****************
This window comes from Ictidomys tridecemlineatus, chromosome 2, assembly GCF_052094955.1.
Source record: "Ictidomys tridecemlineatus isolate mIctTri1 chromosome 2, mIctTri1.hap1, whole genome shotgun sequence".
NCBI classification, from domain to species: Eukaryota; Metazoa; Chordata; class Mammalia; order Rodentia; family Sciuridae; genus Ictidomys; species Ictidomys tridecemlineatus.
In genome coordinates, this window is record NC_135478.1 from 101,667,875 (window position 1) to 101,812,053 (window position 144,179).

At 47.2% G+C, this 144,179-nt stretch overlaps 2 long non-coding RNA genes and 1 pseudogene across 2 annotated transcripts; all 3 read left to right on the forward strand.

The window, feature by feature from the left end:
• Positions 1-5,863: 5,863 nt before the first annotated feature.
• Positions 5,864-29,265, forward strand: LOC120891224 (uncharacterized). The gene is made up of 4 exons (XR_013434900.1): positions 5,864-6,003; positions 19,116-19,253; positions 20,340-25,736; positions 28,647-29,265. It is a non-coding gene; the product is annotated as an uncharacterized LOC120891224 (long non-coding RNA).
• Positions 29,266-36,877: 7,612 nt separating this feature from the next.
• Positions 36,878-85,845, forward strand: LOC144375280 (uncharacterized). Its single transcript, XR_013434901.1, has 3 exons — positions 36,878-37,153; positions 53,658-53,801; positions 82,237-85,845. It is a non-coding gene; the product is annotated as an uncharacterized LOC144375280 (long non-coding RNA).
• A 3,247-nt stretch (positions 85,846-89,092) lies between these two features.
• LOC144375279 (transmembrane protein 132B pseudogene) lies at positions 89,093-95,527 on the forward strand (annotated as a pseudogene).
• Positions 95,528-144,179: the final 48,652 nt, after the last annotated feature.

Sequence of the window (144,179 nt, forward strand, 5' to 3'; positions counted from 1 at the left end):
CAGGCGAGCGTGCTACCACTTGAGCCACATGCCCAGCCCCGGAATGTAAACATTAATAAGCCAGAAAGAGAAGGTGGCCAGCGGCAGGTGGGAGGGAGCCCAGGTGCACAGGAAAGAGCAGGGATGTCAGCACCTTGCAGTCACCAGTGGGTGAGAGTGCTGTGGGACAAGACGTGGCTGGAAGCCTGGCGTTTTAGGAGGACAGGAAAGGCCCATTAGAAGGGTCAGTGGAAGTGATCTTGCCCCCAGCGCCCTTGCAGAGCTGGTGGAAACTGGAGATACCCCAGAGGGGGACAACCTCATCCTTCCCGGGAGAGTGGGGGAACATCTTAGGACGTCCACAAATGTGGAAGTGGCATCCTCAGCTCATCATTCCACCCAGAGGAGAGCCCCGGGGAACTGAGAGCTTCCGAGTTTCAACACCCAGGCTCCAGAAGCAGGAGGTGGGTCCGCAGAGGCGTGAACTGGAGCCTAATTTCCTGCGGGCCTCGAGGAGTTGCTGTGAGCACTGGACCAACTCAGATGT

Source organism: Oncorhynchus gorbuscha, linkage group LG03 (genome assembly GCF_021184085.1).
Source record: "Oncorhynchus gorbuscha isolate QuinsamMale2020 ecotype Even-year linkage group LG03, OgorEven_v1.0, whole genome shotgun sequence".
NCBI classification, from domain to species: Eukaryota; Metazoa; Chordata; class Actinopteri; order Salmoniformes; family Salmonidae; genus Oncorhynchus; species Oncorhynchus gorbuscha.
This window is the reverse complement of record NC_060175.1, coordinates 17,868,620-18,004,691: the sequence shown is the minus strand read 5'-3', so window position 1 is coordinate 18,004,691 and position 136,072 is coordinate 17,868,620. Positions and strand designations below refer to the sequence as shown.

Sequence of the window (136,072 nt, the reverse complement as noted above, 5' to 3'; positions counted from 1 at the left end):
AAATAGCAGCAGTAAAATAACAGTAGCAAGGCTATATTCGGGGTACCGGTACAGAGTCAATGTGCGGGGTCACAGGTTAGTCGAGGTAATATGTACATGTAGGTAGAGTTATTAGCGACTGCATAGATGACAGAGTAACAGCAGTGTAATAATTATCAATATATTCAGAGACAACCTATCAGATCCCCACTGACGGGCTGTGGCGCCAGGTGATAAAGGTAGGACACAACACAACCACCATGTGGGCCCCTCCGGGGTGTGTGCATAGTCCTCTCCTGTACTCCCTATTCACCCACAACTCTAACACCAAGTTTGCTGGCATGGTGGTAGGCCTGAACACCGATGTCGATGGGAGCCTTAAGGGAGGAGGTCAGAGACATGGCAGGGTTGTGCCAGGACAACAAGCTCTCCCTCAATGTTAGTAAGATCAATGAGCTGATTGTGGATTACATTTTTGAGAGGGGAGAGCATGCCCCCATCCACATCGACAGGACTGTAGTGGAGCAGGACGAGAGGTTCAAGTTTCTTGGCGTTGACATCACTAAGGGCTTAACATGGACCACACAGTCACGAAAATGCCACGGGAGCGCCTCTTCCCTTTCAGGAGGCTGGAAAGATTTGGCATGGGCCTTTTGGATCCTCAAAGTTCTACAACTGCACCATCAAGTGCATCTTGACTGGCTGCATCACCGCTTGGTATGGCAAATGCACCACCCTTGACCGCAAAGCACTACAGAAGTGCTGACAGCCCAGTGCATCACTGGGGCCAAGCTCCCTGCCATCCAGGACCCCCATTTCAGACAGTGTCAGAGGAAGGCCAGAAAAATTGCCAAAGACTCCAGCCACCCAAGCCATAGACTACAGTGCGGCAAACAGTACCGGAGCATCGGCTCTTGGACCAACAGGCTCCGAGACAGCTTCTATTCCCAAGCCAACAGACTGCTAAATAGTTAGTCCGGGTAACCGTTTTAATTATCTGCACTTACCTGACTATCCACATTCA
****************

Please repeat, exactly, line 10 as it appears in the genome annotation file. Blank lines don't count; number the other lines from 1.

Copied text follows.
• Positions 36,878-85,845, forward strand: LOC144375280 (uncharacterized). Its single transcript, XR_013434901.1, has 3 exons — positions 36,878-37,153; positions 53,658-53,801; positions 82,237-85,845. It is a non-coding gene; the product is annotated as an uncharacterized LOC144375280 (long non-coding RNA).